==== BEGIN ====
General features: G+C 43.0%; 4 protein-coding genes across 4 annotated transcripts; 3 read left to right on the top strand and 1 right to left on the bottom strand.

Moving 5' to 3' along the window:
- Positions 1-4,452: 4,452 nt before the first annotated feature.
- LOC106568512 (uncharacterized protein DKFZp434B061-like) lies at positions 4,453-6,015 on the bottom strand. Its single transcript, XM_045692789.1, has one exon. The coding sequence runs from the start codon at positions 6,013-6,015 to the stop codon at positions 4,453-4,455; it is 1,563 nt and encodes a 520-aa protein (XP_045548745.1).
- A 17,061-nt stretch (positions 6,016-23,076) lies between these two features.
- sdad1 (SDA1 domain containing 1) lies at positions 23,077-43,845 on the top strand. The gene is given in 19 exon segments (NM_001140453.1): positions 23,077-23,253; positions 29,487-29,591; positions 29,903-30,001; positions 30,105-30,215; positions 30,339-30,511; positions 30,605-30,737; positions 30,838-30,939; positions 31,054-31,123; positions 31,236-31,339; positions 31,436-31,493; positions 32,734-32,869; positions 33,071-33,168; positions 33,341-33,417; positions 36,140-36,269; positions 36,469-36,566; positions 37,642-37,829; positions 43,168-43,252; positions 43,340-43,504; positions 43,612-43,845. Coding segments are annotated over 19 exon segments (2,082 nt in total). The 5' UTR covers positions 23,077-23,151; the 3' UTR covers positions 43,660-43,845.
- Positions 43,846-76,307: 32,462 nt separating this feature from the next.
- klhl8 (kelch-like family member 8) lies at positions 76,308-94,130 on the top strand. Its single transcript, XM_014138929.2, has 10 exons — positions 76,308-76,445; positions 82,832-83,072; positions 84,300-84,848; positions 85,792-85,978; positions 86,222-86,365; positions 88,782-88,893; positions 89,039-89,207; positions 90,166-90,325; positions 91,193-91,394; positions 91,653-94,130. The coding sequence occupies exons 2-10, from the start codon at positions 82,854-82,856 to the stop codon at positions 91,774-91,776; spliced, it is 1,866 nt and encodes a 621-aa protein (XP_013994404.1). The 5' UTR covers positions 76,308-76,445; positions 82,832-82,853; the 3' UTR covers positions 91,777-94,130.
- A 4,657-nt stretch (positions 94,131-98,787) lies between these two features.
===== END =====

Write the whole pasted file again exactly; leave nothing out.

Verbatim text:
General features: G+C 43.0%; 4 protein-coding genes across 4 annotated transcripts; 3 read left to right on the top strand and 1 right to left on the bottom strand.

Moving 5' to 3' along the window:
- Positions 1-4,452: 4,452 nt before the first annotated feature.
- LOC106568512 (uncharacterized protein DKFZp434B061-like) lies at positions 4,453-6,015 on the bottom strand. Its single transcript, XM_045692789.1, has one exon. The coding sequence runs from the start codon at positions 6,013-6,015 to the stop codon at positions 4,453-4,455; it is 1,563 nt and encodes a 520-aa protein (XP_045548745.1).
- A 17,061-nt stretch (positions 6,016-23,076) lies between these two features.
- sdad1 (SDA1 domain containing 1) lies at positions 23,077-43,845 on the top strand. The gene is given in 19 exon segments (NM_001140453.1): positions 23,077-23,253; positions 29,487-29,591; positions 29,903-30,001; positions 30,105-30,215; positions 30,339-30,511; positions 30,605-30,737; positions 30,838-30,939; positions 31,054-31,123; positions 31,236-31,339; positions 31,436-31,493; positions 32,734-32,869; positions 33,071-33,168; positions 33,341-33,417; positions 36,140-36,269; positions 36,469-36,566; positions 37,642-37,829; positions 43,168-43,252; positions 43,340-43,504; positions 43,612-43,845. Coding segments are annotated over 19 exon segments (2,082 nt in total). The 5' UTR covers positions 23,077-23,151; the 3' UTR covers positions 43,660-43,845.
- Positions 43,846-76,307: 32,462 nt separating this feature from the next.
- klhl8 (kelch-like family member 8) lies at positions 76,308-94,130 on the top strand. Its single transcript, XM_014138929.2, has 10 exons — positions 76,308-76,445; positions 82,832-83,072; positions 84,300-84,848; positions 85,792-85,978; positions 86,222-86,365; positions 88,782-88,893; positions 89,039-89,207; positions 90,166-90,325; positions 91,193-91,394; positions 91,653-94,130. The coding sequence occupies exons 2-10, from the start codon at positions 82,854-82,856 to the stop codon at positions 91,774-91,776; spliced, it is 1,866 nt and encodes a 621-aa protein (XP_013994404.1). The 5' UTR covers positions 76,308-76,445; positions 82,832-82,853; the 3' UTR covers positions 91,777-94,130.
- A 4,657-nt stretch (positions 94,131-98,787) lies between these two features.